The operating system used by the server should make no difference. However, the appserver software might. Recent (JEE) full-stack webapp servers come with JSF built into the server, but it might not be exactly the same implementation or version of JSF as the one you're using on your desktop. Furthermore, if you develop and test using Tomcat (which doesn have built-in JSF) and then deploy to JBoss or WebSphere (which do), there could be a conflict between the internally-supplied JSF implementation code needed to run under Tomcat and the JSF implementation code that's already in the server.
An IDE is no substitute for an Intelligent Developer.
Joined: Apr 12, 2006
i am using jboss 5.1 on both my laptop and on the server
Anyway, i found the issue. One quick point, the remote server is not UNIX server but LINUX server
If you read RichFaces Guide for supported browsers. Then RichFaces is not supported for IE on LINUX server. It supports Firefox and Opera browsers
The reason why they don't list IE for Linux is because there is no IE for Linux. That's the client OS, they're referring to, not the server OS.
I can confidently that, on behalf of myself and all my app users that RichFaces does run just fine on a Linux server and (Windows) IE clients.
IE, however, is notoriously bad at adhering to web standards. For the most part, RIchFaces adapts to the user's browser and smooths out a lot of the IE quirks. The only place I've seen it to really differ noticeably is in the margins and padding on JSF Form objects, and that may actually not be RichFaces fault, since the "h:form" isn't RichFaces, it's core JSF.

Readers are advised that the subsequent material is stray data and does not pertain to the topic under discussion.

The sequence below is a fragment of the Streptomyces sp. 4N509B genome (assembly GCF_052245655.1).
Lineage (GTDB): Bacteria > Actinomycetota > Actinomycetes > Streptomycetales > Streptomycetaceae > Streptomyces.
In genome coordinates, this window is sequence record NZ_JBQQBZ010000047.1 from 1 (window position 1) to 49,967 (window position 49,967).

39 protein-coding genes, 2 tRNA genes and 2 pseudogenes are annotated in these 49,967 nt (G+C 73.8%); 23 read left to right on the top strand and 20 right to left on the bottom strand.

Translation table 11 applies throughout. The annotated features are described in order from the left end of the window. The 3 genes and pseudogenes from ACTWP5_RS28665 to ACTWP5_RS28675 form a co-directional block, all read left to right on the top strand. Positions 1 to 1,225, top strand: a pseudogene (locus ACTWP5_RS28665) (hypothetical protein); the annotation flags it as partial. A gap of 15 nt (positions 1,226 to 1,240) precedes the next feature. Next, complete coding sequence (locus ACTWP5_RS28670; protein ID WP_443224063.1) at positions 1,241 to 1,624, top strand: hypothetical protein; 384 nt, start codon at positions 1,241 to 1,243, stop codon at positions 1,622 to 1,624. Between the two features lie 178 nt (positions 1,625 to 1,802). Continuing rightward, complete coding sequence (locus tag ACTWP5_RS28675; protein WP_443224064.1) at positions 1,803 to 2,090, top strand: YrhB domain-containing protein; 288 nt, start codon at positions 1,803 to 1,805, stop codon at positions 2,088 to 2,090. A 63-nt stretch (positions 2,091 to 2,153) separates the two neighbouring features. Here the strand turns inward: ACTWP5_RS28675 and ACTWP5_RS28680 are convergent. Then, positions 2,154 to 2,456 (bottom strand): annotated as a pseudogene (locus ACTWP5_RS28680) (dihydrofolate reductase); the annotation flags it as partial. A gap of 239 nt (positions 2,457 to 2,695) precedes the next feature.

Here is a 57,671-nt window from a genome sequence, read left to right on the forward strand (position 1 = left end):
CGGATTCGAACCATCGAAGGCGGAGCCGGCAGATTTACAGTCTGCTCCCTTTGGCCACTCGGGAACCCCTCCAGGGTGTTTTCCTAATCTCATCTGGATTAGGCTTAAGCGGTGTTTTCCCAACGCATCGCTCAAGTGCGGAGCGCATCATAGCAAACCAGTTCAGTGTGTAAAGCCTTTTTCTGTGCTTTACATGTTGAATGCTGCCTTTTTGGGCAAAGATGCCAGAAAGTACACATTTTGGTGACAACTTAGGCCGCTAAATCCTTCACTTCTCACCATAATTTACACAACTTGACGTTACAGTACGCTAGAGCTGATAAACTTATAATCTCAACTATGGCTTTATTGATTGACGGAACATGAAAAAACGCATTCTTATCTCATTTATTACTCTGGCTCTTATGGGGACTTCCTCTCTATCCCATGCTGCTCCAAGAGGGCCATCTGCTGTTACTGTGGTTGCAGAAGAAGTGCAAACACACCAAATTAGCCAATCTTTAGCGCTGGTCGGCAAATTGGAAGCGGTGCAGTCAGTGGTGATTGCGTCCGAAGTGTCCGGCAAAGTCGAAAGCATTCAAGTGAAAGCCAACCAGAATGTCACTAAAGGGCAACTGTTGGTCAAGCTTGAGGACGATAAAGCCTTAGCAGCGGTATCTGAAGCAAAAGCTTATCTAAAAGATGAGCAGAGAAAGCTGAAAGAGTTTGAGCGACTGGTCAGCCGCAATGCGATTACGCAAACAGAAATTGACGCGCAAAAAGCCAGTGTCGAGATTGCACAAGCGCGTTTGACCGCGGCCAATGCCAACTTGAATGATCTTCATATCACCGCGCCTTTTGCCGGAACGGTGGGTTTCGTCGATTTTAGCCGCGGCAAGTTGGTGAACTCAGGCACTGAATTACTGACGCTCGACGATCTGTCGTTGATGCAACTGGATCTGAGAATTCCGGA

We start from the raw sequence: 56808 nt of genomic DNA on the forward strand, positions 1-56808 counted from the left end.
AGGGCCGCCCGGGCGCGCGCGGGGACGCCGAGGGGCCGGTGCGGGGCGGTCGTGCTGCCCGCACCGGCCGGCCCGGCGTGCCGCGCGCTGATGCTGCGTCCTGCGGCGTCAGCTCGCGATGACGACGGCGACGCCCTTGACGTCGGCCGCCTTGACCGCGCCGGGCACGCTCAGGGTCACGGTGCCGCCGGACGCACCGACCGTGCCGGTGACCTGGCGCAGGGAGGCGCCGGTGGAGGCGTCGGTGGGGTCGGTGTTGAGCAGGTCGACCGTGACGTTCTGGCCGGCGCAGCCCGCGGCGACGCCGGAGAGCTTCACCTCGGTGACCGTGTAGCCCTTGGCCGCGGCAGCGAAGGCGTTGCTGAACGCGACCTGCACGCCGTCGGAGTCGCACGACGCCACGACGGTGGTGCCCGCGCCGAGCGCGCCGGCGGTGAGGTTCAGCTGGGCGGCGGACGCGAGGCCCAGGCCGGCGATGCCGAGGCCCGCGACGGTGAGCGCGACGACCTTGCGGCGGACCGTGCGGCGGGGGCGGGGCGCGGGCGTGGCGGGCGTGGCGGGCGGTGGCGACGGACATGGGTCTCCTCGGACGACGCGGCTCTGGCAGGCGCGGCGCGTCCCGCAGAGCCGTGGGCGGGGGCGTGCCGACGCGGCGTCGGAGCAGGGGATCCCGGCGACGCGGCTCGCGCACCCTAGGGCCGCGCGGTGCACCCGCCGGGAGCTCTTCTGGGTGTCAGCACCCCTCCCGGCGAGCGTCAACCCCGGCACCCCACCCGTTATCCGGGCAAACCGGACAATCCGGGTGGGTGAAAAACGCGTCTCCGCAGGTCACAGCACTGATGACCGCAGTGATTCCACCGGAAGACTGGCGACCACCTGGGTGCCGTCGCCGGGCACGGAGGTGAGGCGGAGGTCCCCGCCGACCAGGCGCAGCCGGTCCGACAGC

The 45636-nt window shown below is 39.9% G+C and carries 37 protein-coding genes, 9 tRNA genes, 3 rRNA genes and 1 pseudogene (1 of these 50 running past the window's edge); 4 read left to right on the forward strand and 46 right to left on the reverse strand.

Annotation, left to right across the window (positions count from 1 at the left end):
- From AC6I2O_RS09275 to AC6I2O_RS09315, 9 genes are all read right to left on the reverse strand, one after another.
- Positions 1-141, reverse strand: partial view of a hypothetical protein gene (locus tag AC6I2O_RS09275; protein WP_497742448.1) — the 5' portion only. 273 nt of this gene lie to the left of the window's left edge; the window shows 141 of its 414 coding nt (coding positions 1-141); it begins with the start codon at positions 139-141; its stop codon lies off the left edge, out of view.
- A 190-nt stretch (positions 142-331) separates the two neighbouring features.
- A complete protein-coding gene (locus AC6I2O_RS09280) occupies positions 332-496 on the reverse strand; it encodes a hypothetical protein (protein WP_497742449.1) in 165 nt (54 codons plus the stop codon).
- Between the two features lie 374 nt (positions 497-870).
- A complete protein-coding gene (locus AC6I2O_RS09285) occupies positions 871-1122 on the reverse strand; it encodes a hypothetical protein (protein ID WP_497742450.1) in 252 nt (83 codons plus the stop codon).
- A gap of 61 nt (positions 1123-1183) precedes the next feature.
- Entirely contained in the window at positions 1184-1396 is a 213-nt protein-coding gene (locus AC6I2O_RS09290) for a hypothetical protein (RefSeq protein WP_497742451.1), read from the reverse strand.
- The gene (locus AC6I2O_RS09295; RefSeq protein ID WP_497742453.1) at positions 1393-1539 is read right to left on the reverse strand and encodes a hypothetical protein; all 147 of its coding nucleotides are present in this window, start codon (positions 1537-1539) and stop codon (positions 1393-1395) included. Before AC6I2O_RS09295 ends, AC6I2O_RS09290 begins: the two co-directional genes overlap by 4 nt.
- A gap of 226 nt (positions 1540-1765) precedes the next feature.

Any style information you provide yourself will, alas, have to be tested in IE and non-IE environments unless your audience is exclusively enslaved to IE. RichFaces makes the job slightly more complex, since the RichFaces skins provide a lot of style information themselves and you'll need to co-ordinate with that, but that's not a problem unique to RichFaces.
Fortunately, most of the major browsers (including IE and Firefox) come with tools that can help you analyze the unexpected shifts in layout. Don't forget, however, that the user's "compatability mode" selection for IE can also shift stuff, since IE is not only at variance with the published standards, but varies from release to release as well as which DTD is in effect when the page is rendered.
Joined: Apr 12, 2006
i got your point
i quickly came to my conclusion when i saw it works fine in firefox when i tested the code deployed on LINUX server